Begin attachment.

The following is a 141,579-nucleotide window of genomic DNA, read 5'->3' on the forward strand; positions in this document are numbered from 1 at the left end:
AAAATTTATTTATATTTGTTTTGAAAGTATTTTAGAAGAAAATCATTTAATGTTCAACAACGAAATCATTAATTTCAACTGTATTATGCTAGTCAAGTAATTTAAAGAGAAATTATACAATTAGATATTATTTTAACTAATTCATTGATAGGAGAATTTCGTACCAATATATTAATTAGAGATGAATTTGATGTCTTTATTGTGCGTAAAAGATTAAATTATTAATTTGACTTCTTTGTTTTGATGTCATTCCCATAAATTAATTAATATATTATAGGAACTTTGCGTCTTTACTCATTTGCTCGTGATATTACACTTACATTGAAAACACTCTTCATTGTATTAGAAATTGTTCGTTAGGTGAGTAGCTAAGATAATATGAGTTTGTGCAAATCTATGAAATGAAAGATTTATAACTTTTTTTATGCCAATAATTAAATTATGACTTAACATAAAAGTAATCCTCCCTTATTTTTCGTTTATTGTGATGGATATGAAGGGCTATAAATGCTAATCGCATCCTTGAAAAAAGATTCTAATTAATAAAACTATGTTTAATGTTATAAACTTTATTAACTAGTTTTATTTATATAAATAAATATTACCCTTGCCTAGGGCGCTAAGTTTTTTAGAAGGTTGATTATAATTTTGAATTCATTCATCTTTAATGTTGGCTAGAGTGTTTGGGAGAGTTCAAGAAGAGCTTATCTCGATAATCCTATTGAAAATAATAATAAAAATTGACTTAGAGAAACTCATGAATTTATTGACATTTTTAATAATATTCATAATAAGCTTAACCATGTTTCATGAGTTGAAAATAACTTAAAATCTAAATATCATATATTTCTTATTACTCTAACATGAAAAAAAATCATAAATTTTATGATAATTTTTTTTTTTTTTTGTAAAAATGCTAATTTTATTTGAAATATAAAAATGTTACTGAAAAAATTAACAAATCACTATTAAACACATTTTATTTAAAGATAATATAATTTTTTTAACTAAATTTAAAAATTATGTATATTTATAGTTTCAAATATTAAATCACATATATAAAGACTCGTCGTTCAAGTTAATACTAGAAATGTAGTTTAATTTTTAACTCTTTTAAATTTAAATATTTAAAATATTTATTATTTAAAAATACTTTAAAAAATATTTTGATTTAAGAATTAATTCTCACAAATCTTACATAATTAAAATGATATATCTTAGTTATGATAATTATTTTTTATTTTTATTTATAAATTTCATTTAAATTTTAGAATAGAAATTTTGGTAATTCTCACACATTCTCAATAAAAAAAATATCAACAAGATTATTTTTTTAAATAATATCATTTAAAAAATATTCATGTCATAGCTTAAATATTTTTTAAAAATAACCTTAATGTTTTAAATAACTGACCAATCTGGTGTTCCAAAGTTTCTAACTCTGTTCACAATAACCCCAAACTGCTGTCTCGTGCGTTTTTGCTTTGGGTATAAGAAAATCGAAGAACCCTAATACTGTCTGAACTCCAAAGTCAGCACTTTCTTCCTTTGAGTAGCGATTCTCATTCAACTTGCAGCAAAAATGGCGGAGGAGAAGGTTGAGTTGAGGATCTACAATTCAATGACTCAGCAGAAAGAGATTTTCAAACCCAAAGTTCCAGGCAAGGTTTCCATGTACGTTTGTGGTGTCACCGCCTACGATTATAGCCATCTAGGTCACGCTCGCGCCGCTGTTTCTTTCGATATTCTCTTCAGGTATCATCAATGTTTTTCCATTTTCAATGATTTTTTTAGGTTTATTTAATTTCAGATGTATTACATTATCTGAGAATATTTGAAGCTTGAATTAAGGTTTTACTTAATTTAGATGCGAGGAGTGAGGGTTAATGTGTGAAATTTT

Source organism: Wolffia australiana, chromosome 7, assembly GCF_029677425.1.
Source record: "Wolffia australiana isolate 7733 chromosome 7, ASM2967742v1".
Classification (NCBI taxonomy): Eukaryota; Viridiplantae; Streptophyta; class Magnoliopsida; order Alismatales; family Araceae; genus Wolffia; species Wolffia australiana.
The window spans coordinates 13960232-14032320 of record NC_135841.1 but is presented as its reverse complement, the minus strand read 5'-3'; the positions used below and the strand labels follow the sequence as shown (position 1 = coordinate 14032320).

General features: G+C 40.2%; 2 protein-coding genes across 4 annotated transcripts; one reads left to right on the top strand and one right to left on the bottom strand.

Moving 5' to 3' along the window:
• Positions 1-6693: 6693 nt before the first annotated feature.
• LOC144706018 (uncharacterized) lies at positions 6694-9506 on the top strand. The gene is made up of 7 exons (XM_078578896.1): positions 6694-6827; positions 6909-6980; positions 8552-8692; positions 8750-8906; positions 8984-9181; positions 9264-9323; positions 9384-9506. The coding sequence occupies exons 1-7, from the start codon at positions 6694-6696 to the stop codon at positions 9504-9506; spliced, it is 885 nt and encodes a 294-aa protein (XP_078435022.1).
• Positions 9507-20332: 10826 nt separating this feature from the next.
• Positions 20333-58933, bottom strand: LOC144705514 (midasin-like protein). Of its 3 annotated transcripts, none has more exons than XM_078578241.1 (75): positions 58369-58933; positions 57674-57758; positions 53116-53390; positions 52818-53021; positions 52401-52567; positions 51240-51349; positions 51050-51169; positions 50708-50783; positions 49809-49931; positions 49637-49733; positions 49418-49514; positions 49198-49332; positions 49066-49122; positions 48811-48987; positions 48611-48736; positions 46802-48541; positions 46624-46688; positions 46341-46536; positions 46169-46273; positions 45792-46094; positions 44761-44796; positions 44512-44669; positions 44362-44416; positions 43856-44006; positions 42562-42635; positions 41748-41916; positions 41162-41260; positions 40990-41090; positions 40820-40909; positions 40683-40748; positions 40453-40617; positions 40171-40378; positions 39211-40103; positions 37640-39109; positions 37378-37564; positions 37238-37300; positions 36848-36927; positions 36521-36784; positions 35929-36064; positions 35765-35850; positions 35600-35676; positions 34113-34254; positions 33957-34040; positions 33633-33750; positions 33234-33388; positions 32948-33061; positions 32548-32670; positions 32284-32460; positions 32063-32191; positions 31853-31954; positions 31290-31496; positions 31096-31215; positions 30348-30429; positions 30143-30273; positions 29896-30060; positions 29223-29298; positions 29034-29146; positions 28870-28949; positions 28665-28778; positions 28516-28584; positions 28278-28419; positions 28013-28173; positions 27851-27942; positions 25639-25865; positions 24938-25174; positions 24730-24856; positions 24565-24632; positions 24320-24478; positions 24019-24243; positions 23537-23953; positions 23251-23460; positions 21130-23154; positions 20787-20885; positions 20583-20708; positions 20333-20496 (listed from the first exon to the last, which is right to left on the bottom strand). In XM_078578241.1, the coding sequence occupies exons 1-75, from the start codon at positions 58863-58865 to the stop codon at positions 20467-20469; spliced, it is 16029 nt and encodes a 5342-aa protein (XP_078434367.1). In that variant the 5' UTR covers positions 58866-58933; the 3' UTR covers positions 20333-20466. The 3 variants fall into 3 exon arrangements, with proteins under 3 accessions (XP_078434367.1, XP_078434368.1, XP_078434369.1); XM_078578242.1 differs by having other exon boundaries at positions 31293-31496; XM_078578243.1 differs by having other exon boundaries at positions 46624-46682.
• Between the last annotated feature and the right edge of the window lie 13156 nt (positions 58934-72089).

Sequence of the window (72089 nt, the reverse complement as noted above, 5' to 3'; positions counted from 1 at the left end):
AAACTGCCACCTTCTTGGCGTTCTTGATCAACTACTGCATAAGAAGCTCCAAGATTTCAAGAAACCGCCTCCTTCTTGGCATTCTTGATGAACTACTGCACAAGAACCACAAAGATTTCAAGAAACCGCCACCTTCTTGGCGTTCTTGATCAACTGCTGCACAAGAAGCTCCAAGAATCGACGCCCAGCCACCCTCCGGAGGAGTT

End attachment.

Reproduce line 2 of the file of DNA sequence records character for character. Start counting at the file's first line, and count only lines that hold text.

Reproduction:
AAAATTTATTTATATTTGTTTTGAAAGTATTTTAGAAGAAAATCATTTAATGTTCAACAACGAAATCATTAATTTCAACTGTATTATGCTAGTCAAGTAATTTAAAGAGAAATTATACAATTAGATATTATTTTAACTAATTCATTGATAGGAGAATTTCGTACCAATATATTAATTAGAGATGAATTTGATGTCTTTATTGTGCGTAAAAGATTAAATTATTAATTTGACTTCTTTGTTTTGATGTCATTCCCATAAATTAATTAATATATTATAGGAACTTTGCGTCTTTACTCATTTGCTCGTGATATTACACTTACATTGAAAACACTCTTCATTGTATTAGAAATTGTTCGTTAGGTGAGTAGCTAAGATAATATGAGTTTGTGCAAATCTATGAAATGAAAGATTTATAACTTTTTTTATGCCAATAATTAAATTATGACTTAACATAAAAGTAATCCTCCCTTATTTTTCGTTTATTGTGATGGATATGAAGGGCTATAAATGCTAATCGCATCCTTGAAAAAAGATTCTAATTAATAAAACTATGTTTAATGTTATAAACTTTATTAACTAGTTTTATTTATATAAATAAATATTACCCTTGCCTAGGGCGCTAAGTTTTTTAGAAGGTTGATTATAATTTTGAATTCATTCATCTTTAATGTTGGCTAGAGTGTTTGGGAGAGTTCAAGAAGAGCTTATCTCGATAATCCTATTGAAAATAATAATAAAAATTGACTTAGAGAAACTCATGAATTTATTGACATTTTTAATAATATTCATAATAAGCTTAACCATGTTTCATGAGTTGAAAATAACTTAAAATCTAAATATCATATATTTCTTATTACTCTAACATGAAAAAAAATCATAAATTTTATGATAATTTTTTTTTTTTTTTGTAAAAATGCTAATTTTATTTGAAATATAAAAATGTTACTGAAAAAATTAACAAATCACTATTAAACACATTTTATTTAAAGATAATATAATTTTTTTAACTAAATTTAAAAATTATGTATATTTATAGTTTCAAATATTAAATCACATATATAAAGACTCGTCGTTCAAGTTAATACTAGAAATGTAGTTTAATTTTTAACTCTTTTAAATTTAAATATTTAAAATATTTATTATTTAAAAATACTTTAAAAAATATTTTGATTTAAGAATTAATTCTCACAAATCTTACATAATTAAAATGATATATCTTAGTTATGATAATTATTTTTTATTTTTATTTATAAATTTCATTTAAATTTTAGAATAGAAATTTTGGTAATTCTCACACATTCTCAATAAAAAAAATATCAACAAGATTATTTTTTTAAATAATATCATTTAAAAAATATTCATGTCATAGCTTAAATATTTTTTAAAAATAACCTTAATGTTTTAAATAACTGACCAATCTGGTGTTCCAAAGTTTCTAACTCTGTTCACAATAACCCCAAACTGCTGTCTCGTGCGTTTTTGCTTTGGGTATAAGAAAATCGAAGAACCCTAATACTGTCTGAACTCCAAAGTCAGCACTTTCTTCCTTTGAGTAGCGATTCTCATTCAACTTGCAGCAAAAATGGCGGAGGAGAAGGTTGAGTTGAGGATCTACAATTCAATGACTCAGCAGAAAGAGATTTTCAAACCCAAAGTTCCAGGCAAGGTTTCCATGTACGTTTGTGGTGTCACCGCCTACGATTATAGCCATCTAGGTCACGCTCGCGCCGCTGTTTCTTTCGATATTCTCTTCAGGTATCATCAATGTTTTTCCATTTTCAATGATTTTTTTAGGTTTATTTAATTTCAGATGTATTACATTATCTGAGAATATTTGAAGCTTGAATTAAGGTTTTACTTAATTTAGATGCGAGGAGTGAGGGTTAATGTGTGAAATTTT